No Quick Fix: Safety cannot be Reverse Engineered

Cory Worden, M.S., CSHM, CSP, CHSP, ARM, REM, CESCO

No Quick Fix: Safety cannot be Reverse Engineered

In one of my previous lives, I was an instructor at the U.S. Air Force Emergency Management School. At the same time, my wife taught second grade students at the local elementary school. We used to marvel – and laugh – and how similar some of our students were in terms of looking for seemingly quick ways to finish their work, pass their tests and avoid really bearing down and studying hard. Like any group, we both had high achievers – those who would intently focus during class, study at night and deliberately excel on every assignment – low achievers – those who wouldn’t try at all – and everything in between, including those with a ‘7-0, good to go’ mentality (70% was the passing score on exams during the course).

A Lack of Effort

In my wife’s classes, the second graders who didn’t want to study or work hard during class would usually attempt to complete their assignments in as little time as possible so they could get back to not working, even if it meant getting the answers wrong. If the assignment was homework, these students would usually just not do it at all. In either case, these students would usually find themselves in danger of failing at some point during the school year, an issue easily rectified in most cases by simply doing their work. However, even knowing this, many would still wait until they were danger of failing before actually doing anything about the problem. In the case of my Air Force students, the same issue usually existed with those who chose not to study or work hard. They would try to sleep during class, not attend study sessions, not study in their rooms at night and would simply hope to pass their exams on whatever knowledge they had and luck. In many of these cases, these students would find themselves with a failing exam or field demonstration grade (each of which could fail them out of the school) at some point during the 3 ½ month course. When this happened, the failing student’s performance record would be evaluated by the instructor staff and leadership to determine if the student would be allowed to re-test, if the student would be ‘recycled’ back through the course block he or she failed, or if he or she would simply be removed from the course altogether and either send to a different school or send home from the Air Force altogether. Needless to say, for anyone wanting to remain in the Air Force, he or she would need to prove there was a reason for the instructor team to allow a retest or recycle. If the student didn’t show any effort during class, didn’t attend study sessions and, overall, didn’t show any interest in even trying to pass, there would be no reason to allow him or her a second chance to pass.

No Quick Fix

With these heightened stakes, many students who didn’t pass their exams would try to find a way to invalidate test questions or otherwise make up enough points to barely pass their otherwise failed test. For example, if a student made a 68% on an exam requiring a 70% to pass, that student might ‘challenge’ a test question by claiming invalidity so that he or she could get the two points necessary to pass. Usually, the claim was that, ‘If that invalid test question was thrown out, I would have passed.’ In reality, it wasn’t the one test question that made the student fail – that is, if the question was even invalid to begin with – but instead the other 15 questions he or she marked incorrectly. Had the student studied and done his or her diligence, the one question now being claimed to be invalid wouldn’t have made a difference. Instead, the student was attempting to reverse engineer his or her grade, to try to pass the exam by scrounging enough points on the back end to pass.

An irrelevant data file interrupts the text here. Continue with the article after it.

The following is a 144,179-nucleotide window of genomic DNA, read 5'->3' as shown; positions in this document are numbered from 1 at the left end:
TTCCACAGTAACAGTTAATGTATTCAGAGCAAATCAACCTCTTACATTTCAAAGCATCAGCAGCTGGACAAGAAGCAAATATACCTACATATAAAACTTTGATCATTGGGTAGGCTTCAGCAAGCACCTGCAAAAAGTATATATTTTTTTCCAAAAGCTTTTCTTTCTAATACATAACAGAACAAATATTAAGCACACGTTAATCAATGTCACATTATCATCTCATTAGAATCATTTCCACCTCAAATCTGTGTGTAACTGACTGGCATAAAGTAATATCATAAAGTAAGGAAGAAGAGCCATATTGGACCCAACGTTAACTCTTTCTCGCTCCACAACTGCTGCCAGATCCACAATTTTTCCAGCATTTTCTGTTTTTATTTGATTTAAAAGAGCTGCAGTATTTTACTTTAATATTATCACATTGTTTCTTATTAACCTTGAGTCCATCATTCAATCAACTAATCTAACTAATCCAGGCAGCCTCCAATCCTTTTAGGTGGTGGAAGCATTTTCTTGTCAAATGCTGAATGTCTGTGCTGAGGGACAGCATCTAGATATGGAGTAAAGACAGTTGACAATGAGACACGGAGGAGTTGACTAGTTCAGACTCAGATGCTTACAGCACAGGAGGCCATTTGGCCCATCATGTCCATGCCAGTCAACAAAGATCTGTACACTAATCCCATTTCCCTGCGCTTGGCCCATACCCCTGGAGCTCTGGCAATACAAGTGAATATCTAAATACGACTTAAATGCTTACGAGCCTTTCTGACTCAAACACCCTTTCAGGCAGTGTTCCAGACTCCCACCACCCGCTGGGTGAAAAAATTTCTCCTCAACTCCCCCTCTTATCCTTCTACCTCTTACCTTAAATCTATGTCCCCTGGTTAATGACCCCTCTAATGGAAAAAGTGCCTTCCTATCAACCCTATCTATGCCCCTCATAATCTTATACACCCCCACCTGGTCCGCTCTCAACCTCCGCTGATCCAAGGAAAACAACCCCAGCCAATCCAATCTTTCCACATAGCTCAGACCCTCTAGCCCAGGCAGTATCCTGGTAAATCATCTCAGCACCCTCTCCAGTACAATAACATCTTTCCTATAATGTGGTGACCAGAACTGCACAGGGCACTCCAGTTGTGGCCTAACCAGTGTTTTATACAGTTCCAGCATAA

In another example, for those students who were granted an opportunity to retest, many of them would request a review of their failed exam. During these reviews, some of these students would only show interest in the specific questions they missed. With this, instead of studying the concepts on the exam and seeking a better understanding of all of the material on the exam, these students were hoping that they could simply make up the questions they missed to bring their score up to a passing grade. There were/are a number of issues with this idea; for example, doing this, the student doesn’t actually gain a better understanding of the testable material. Instead, he or she only learns a handful of specific questions in an effort to barely pass the second try at the exam. Additionally, this concept only works if the test remains the same. If any questions change on the second attempt, there’s a significant chance the student will again fail. The only way to become successful in a legitimate, valid and reliable way is to study, learn the concepts and gain a broad understanding of the testable material.

With all of this said, what does this have to do with safety? Safety, like schoolwork and tests, cannot be reverse engineered.

No Safety Management, No Validity or Reliability